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Gallstones

Gallstones are hardened deposits of digestive fluid that can form in your gallbladder. Your gallbladder is a small, pear-shaped organ on the right side of your abdomen, just beneath your liver. The gallbladder holds a digestive fluid called bile that’s released into your small intestine.
gallstone
Gallstones range in size from as small as a grain of sand to as large as a golf ball. Some people develop just one gallstone, while others develop many gallstones at the same time.
Gallstones are common in the United States. People who experience symptoms from their gallstones usually require gallbladder removal surgery. Gallstones that don’t cause any signs and symptoms typically don’t need treatment.
It’s not clear what causes gallstones to form. Doctors think gallstones may result when:
Your bile contains too much cholesterol. Normally, your bile contains enough chemicals to dissolve the cholesterol excreted by your liver. But if your liver excretes more cholesterol than your bile can dissolve, the excess cholesterol may form into crystals and eventually into stones.
Your bile contains too much bilirubin. Bilirubin is a chemical that’s produced when your body breaks down red blood cells. Certain conditions cause your liver to make too much bilirubin, including liver cirrhosis, biliary tract infections and certain blood disorders. The excess bilirubin contributes to gallstone formation.
Your gallbladder doesn’t empty correctly. If your gallbladder doesn’t empty completely or often enough, bile may become very concentrated and this contributes to the formation of gallstones.
Types of gallstones

Types of gallstones that can form in the gallbladder include:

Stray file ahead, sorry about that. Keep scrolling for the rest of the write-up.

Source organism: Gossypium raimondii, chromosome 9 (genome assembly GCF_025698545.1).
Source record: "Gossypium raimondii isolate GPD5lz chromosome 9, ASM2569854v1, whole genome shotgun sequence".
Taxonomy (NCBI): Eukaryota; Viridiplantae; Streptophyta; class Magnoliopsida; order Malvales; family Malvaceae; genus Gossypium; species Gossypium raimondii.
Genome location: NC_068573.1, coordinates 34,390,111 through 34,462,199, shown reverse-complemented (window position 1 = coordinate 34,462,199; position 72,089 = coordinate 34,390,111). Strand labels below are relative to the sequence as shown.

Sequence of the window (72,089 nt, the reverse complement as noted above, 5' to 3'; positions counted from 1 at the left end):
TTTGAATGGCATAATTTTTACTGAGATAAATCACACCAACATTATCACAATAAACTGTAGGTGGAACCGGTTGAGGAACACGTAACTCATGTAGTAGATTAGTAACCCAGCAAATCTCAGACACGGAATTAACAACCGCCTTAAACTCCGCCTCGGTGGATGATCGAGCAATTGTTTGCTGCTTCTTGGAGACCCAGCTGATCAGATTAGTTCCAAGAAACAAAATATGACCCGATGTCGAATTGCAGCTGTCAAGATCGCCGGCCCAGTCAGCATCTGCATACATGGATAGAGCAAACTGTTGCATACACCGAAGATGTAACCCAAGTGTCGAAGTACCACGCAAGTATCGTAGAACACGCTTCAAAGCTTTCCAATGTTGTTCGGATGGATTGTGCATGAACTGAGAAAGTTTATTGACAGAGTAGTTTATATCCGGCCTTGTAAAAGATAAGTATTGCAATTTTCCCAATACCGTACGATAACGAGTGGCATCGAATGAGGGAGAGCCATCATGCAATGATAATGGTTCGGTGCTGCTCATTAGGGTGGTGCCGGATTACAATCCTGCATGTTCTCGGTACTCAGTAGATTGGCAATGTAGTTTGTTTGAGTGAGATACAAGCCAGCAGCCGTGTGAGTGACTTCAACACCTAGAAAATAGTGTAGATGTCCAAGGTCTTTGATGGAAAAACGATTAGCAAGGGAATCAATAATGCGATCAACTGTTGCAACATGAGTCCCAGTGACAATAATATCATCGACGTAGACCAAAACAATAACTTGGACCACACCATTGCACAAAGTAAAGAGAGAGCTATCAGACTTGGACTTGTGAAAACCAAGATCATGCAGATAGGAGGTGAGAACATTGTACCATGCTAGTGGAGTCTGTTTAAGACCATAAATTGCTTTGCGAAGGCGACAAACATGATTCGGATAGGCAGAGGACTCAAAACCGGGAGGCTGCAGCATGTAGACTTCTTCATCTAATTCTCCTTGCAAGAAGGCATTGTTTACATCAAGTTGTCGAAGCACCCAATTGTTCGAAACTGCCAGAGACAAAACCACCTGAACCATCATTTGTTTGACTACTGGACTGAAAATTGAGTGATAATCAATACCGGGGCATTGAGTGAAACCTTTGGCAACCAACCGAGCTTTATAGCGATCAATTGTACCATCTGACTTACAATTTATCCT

Cholesterol gallstones. The most common type of gallstone, called a cholesterol gallstone, often appears yellow in color. These gallstones are composed mainly of undissolved cholesterol, but may contain other components.
Pigment gallstones. These dark brown or black stones form when your bile contains too much bilirubin.
Risk Factors

Factors that may increase your risk of gallstones include:
Being female
Being age 60 or older
Being an American Indian
Being a Mexican-American
Being overweight or obese
Being pregnant
Eating a high-fat diet
Eating a high-cholesterol diet
Eating a low-fiber diet
Having a family history of gallstones
Having diabetes
Losing weight very quickly
Taking some cholesterol-lowering medications
Taking medications that contain estrogen, such as hormone therapy drugs
Complications

Complications of gallstones may include:
Inflammation of the gallbladder. A gallstone that becomes lodged in the neck of the gallbladder can cause inflammation of the gallbladder (cholecystitis). Cholecystitis can cause severe pain and fever.
Blockage of the common bile duct. Gallstones can block the tubes (ducts) through which bile flows from your gallbladder or liver to your small intestine. Jaundice and bile duct infection can result.
Blockage of the pancreatic duct. The pancreatic duct is a tube that runs from the pancreas to the common bile duct. Pancreatic juices, which aid in digestion, flow through the pancreatic duct. A gallstone can cause a blockage in the pancreatic duct, which can lead to inflammation of the pancreas (pancreatitis). Pancreatitis causes intense, constant abdominal pain and usually requires hospitalization.
Gallbladder cancer. People with a history of gallstones have an increased risk of gallbladder cancer. But gallbladder cancer is very rare, so even though the risk of cancer is elevated, the likelihood of gallbladder cancer is still very small.
Prevention
You can reduce your risk of gallstones if you:
Don’t skip meals. Try to stick to your usual mealtimes each day. Skipping meals or fasting can increase the risk of gallstones.
Lose weight slowly. If you need to lose weight, go slow. Rapid weight loss can increase the risk of gallstones. Aim to lose 1 or 2 pounds (about 0.5 to 1 kilogram) a week.
Maintain a healthy weight. Obesity and being overweight increase the risk of gallstones. Work to achieve a healthy weight by reducing the number of calories you eat and increasing the amount of physical activity you get. Once you achieve a healthy weight, work to maintain that weight by continuing your healthy diet and continuing to exercise.
Source: Mayo clinic

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